NLC Photo gallery: Summer 2008
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Summer 2011
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  Observing tips: Look west 30 to 60 minutes after sunset when the Sun has dipped 6o to 16o below the horizon. If you see luminous blue-white tendrils spreading across the sky, you've probably spotted a noctilucent cloud. Although noctilucent clouds appear most often at arctic latitudes, they have been sighted in recent years as far south as Colorado, Utah and Virginia. NLCs are seasonal, appearing most often in late spring and summer. In the northern hemisphere, the best time to look would be between mid-May and the end of August. See also 2003, 2004, 2005, 2006, 2007, 2008, and 2009
  Photographer, Location Images Comments

Dave Hughes,
Near Edmonton, Alberta Canada
Jul. 2, 2011
#1, #2, #3, #4

Noticed the clouds just before local midnight, continued past 2:00 am and were still bright enough to reflect in a local slough. Canon 5D Mark II.

Aaron Kennedy,
East Grand Forks, Minesota
Jul. 1, 2011
#1, #2, #3

First time to see NLCs. Wasn't sure how long the display would last so I setup shot close to home near the confluence of the Red Lake and Red Rivers in East Grand Forks, MN. Note that both rivers are at flood stage. Pictures taken with a Canon 7D and a combination of lenses and at ISOs 100-400.

Etienne Lecoq,
Mesnil Panneville Normandy France
Jul. 2, 2011
#1, #2, #3

This morning before going to work , Nikon D70 20mm lens, 15 secs exposure at 400 iso

Dan Earl,
Grass Valley, Oregon
Jul. 2, 2011
#1, #2

First NLC siting in a couple of years. Very vivid display. First Spotted them at about 3:30 AM Saturday July 2nd.

Adrian Maricic,
Loch Leven Fife Scotland
Jul. 2, 2011
#1, #2, more

The Noctilucent clouds were glowing dim and bright, giving a spectacular display. This is the 4th night in a row we've seen them!

Brian Kerns,
Stanton, North Dakota, USA
Jul. 1, 2011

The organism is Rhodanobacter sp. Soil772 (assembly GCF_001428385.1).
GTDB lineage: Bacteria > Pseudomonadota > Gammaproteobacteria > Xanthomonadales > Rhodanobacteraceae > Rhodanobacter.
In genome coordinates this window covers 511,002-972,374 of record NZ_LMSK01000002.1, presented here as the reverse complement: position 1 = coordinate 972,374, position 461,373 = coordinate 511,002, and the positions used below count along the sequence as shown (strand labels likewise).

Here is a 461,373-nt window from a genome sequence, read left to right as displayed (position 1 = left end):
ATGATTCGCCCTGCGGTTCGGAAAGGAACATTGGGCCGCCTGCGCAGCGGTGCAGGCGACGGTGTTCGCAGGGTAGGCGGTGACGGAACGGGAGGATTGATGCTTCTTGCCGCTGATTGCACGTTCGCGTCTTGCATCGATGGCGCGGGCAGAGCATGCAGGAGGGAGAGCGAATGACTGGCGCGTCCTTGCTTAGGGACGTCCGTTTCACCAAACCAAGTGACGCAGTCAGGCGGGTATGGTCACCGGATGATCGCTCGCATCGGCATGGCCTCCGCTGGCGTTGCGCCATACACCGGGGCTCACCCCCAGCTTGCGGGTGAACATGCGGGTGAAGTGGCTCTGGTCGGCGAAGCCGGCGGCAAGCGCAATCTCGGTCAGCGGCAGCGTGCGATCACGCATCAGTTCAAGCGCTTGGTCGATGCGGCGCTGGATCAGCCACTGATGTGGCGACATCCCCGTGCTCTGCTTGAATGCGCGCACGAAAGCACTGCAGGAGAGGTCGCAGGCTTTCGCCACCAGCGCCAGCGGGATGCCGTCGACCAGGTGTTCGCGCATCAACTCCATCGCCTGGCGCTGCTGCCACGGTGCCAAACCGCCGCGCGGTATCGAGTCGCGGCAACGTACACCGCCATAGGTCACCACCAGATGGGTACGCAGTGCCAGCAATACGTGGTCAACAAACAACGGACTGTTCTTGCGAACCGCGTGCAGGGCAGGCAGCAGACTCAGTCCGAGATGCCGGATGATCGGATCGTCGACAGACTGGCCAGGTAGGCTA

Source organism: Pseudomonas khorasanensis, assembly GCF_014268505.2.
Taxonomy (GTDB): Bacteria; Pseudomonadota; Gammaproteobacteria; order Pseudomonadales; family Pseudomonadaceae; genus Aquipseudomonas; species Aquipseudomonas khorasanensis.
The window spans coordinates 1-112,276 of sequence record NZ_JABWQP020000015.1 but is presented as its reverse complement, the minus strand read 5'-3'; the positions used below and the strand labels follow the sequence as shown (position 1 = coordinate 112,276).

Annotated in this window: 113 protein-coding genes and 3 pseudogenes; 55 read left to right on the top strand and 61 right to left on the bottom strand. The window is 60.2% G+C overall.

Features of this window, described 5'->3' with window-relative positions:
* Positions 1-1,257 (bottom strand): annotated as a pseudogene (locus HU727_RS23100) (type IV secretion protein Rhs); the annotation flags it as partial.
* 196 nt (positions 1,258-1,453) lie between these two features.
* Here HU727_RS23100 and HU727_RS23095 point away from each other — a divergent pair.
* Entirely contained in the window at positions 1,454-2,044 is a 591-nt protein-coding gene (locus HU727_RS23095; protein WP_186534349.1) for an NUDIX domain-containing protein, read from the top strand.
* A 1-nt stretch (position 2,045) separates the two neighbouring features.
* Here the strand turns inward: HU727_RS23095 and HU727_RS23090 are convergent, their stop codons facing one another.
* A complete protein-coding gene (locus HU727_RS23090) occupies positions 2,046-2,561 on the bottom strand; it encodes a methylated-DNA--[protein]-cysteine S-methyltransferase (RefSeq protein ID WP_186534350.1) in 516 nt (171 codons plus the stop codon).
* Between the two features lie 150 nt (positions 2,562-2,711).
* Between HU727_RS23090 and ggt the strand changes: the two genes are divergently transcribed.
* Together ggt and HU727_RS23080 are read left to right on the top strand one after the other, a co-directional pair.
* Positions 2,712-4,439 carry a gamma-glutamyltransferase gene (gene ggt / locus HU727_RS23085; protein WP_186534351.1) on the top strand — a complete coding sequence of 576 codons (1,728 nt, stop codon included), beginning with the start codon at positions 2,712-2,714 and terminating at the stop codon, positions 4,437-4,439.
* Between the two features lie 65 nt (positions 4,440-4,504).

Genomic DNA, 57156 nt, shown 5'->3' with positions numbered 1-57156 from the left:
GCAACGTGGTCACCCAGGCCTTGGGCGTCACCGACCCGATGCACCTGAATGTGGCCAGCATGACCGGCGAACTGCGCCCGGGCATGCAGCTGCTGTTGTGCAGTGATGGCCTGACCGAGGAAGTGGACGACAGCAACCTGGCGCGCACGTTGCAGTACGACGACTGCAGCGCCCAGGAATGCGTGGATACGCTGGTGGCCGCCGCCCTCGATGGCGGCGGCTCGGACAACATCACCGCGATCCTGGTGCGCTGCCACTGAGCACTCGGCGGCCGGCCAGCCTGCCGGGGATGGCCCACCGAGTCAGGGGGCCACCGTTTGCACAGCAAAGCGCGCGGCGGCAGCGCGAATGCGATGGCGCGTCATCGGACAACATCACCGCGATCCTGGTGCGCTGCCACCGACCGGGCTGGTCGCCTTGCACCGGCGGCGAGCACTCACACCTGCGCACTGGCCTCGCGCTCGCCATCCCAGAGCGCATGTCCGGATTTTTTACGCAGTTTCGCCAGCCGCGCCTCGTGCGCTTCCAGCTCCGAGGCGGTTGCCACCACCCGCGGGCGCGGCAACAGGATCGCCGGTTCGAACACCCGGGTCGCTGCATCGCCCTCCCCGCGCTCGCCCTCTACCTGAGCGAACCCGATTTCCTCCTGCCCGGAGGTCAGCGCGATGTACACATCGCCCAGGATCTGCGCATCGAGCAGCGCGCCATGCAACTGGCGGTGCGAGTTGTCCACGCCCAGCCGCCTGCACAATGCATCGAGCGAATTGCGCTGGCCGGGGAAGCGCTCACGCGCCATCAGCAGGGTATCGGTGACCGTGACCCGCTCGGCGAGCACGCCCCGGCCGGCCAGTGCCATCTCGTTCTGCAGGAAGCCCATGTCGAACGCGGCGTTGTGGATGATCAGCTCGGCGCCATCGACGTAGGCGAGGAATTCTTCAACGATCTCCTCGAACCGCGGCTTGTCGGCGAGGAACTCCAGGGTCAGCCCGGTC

Photo details: Nikon D90 ~50mm f/5.6 ISO800 15sec

Steven Rosenow,
Potlatch, Washington
Jul. 2, 2011
#1, #2, #3, #4, more

I stayed up all night after photographing last night's spectactular array of NLC's, and at 3:30 AM I drove up north to a spot along Washington's Hood Canal for a panoramic view of a visually stunning display that stretched as far as the eye could see. These were also the most brilliant NLCs I have ever witnessed! Took my Nikon Coolpix L120 out and these are the shots!

Tony George,
Umatilla, Oregon
Jul. 1, 2011

Photographed from Umatilla, Oregon on 7-1-2011. We are in northeast Oregon on the border of Washington and on the Columbia River. The view is from my house with the Columbia River and McNary Dam in the foreground. We see noctilucent clouds here maybe 3-6 times a year, but this was a particularly intricate display and quite bright. The picture was shot at 10:00 PM, with the clouds visible until 11:00 PM. They seemed to move off to the west and disappear. Canon PowerShot SX20IS, 400 ISO, 1 second exposure.

more images: from Jeff Zambory of Ghost Lake, Alberta; from Joseph Shaw of Bozeman, Montana; from Colin Peart of Camrose, Alberta; from Jim Tegerdine of Marysville, Washington; from Jim Reed of Mitchell, South Dakota













Northern Lights Photo Gallery: A solar wind stream hit Earth on May 20th causing a mild geomagnetic storm and Northern Lights around the Arctic Circle. The auroras of May 21st were so bright, they were visible in the twilight blue sky above Nunavik, Quebec.

"The sky is blue at 1 o'clock in the morning when I took these pictures," says photographer Sylvain Serre. "At our latitude at this time of year, it is blue all night long--and it's never a dark blue. So, at 1 o'clock in the morning, the sky is bright and I can see only a few stars."

In spite of this extra glare, Serre was able to see the auroras. "I saw them with my unaided eyes. The clouds made it difficult, but the clouds were moving slowly while the northern lights were moving faster." This, plus the green color of the auroras, made it possible to sort things out.